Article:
Principle 9—Supervisory techniques and tools:

(p. 17) 2.11  The supervisor uses an appropriate range of techniques and tools to implement the supervisory approach and deploys supervisory resources on a proportionate basis, taking into account the risk profile and systemic importance of banks.

Principle 10—Supervisory reporting:

2.12  The supervisor collects, reviews and analyses prudential reports and statistical returns from banks on both a solo and a consolidated basis, and independently verifies these reports through either on-site examinations or use of external experts.

Principle 11—Corrective and sanctioning powers of supervisors:

2.13  The supervisor acts at an early stage to address unsafe and unsound practices or activities that could pose risks to banks or to the banking system. The supervisor has at its disposal an adequate range of supervisory tools to bring about timely corrective actions. This includes the ability to revoke the banking licence or to recommend its revocation.

Principle 12—Consolidated supervision:

2.14  An essential element of banking supervision is that the supervisor supervises the banking group on a consolidated basis, adequately monitoring and, as appropriate, applying prudential standards to all aspects of the business conducted by the banking group worldwide.

Principle 13—Home–host relationships:

2.15  Home and host supervisors of cross-border banking groups share information and co-operate for effective supervision of the group and group entities, and effective handling of crisis situations. Supervisors require the local operations of foreign banks to be conducted to the same standards as those required of domestic banks.

Principle 14—Corporate governance:

2.16  The supervisor determines that banks and banking groups have robust corporate governance policies and processes covering, for example, strategic direction, group and organisational structure, control environment, responsibilities of the banks’ Boards and senior management, and compensation. These policies and processes are commensurate with the risk profile and systemic importance of the bank.

Principle 15—Risk management process:

2.17  The supervisor determines that banks have a comprehensive risk management process (including effective Board and senior management oversight) to identify, measure, evaluate, monitor, report and control or mitigate all material risks on a timely basis and to assess the adequacy of their capital and liquidity in relation to their risk profile and market and macroeconomic conditions. This extends to development and review of contingency arrangements (including robust and credible recovery plans where warranted) that take into account the specific circumstances of the bank. The risk management process is commensurate with the risk profile and systemic importance of the bank.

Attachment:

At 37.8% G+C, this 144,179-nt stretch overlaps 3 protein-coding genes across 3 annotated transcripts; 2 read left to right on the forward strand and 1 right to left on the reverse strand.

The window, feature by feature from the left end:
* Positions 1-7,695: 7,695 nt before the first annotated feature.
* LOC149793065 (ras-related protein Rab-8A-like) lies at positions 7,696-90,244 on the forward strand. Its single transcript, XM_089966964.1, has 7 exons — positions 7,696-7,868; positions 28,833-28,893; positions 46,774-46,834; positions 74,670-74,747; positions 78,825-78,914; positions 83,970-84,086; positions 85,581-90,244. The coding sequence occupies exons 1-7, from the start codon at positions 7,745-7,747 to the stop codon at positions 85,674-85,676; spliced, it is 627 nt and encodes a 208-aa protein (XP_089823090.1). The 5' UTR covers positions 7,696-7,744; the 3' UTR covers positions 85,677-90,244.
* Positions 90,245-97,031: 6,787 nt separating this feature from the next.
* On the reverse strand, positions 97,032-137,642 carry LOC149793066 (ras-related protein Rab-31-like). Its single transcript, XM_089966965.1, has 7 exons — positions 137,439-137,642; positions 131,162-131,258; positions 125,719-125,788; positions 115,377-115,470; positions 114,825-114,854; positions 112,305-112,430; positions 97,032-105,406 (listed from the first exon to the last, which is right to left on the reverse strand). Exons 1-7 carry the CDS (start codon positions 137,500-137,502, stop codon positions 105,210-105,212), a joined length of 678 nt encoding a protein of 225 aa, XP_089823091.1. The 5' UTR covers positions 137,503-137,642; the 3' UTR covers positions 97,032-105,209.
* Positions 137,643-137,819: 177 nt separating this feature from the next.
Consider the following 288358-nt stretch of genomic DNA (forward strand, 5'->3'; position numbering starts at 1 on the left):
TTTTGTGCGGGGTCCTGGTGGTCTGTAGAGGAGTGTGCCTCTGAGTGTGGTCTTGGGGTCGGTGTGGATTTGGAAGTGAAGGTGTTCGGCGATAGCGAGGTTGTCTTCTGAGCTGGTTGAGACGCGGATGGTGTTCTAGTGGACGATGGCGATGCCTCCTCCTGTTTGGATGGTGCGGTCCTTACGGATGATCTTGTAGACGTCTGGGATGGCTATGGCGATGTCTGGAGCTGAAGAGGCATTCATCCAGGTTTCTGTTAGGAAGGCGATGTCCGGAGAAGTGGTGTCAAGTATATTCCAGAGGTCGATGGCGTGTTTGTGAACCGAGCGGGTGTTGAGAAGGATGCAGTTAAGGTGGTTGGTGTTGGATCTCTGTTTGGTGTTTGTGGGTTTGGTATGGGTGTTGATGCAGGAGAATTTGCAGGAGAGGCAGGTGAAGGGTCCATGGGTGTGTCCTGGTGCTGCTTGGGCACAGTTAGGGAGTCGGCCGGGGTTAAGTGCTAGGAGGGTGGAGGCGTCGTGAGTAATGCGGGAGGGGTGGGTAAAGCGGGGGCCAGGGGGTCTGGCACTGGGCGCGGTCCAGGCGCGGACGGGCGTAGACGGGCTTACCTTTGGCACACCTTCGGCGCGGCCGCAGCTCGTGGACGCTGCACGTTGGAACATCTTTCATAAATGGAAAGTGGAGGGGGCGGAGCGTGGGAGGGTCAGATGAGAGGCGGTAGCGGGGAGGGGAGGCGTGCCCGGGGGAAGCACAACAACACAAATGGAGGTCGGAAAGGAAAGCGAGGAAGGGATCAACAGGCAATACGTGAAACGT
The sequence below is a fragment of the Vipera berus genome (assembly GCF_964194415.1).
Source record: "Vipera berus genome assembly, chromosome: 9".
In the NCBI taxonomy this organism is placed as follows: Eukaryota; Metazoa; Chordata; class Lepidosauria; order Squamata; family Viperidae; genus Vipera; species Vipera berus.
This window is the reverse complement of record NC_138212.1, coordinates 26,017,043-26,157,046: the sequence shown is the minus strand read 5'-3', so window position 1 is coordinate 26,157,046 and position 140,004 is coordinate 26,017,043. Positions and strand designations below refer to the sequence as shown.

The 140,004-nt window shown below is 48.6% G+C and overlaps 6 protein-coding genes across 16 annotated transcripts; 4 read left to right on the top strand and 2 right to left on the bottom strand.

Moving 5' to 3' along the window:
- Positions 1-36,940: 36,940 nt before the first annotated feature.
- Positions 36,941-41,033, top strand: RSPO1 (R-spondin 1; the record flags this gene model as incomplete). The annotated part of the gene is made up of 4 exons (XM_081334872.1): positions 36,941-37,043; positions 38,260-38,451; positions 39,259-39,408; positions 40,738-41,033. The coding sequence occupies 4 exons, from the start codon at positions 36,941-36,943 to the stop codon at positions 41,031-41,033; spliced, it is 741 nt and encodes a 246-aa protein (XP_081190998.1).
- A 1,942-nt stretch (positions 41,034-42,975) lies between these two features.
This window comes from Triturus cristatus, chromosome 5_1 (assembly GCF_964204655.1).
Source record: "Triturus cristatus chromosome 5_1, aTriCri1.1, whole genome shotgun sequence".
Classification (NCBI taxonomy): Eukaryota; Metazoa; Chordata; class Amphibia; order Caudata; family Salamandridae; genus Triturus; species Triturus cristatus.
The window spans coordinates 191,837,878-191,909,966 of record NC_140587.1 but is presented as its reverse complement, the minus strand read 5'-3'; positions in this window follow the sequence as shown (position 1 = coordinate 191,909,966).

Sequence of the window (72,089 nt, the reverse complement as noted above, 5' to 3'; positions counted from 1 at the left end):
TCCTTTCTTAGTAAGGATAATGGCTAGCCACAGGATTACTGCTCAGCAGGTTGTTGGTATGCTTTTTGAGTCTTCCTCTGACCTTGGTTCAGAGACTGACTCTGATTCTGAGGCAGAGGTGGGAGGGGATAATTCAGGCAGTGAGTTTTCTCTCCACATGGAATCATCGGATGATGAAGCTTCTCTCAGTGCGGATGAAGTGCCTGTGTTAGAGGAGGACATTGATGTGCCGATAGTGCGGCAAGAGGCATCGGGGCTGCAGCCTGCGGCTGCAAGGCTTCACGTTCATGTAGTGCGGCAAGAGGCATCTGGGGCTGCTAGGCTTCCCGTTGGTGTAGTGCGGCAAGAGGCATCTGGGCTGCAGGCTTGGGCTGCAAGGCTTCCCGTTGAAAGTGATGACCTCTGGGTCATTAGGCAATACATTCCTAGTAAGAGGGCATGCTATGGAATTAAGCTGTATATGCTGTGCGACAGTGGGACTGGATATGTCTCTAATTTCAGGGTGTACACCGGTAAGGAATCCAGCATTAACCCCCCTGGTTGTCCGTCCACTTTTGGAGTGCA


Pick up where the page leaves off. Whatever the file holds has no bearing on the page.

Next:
Principle 16—Capital adequacy:

(p. 18) 2.18  The supervisor sets prudent and appropriate capital adequacy requirements for banks that reflect the risks undertaken by, and presented by, a bank in the context of the markets and macroeconomic conditions in which it operates. The supervisor defines the components of capital, bearing in mind their ability to absorb losses. At least for internationally active banks, capital requirements are not less than the applicable Basel standards.

Principle 17—Credit risk:

2.19  The supervisor determines that banks have an adequate credit risk management process that takes into account their risk appetite, risk profile, and market and macroeconomic conditions. This includes prudent policies and processes to identify, measure, evaluate, monitor, report, and control or mitigate credit risk (including counterparty credit risk) on a timely basis. The full credit lifecycle is covered including credit underwriting, credit evaluation, and the ongoing management of the bank’s loan and investment portfolios.

Principle 18—Problem assets, provisions and reserves:

2.20  The supervisor determines that banks have adequate policies and processes for the early identification and management of problem assets, and the maintenance of adequate provisions and reserves.

Principle 19—Concentration risk and large exposure limits:

2.21  The supervisor determines that banks have adequate policies and processes to identify, measure, evaluate, monitor, report and control or mitigate concentrations of risk on a timely basis. Supervisors set prudential limits to restrict bank exposures to single counterparties or groups of connected counterparties.

Principle 20—Transactions with related parties:

2.22  In order to prevent abuses arising in transactions with related parties and to address the risk of conflict of interest, the supervisor requires banks to enter into any transactions with related parties on an arm’s length basis; to monitor these transactions; to take appropriate steps to control or mitigate the risks; and to write off exposures to related parties in accordance with standard policies and processes.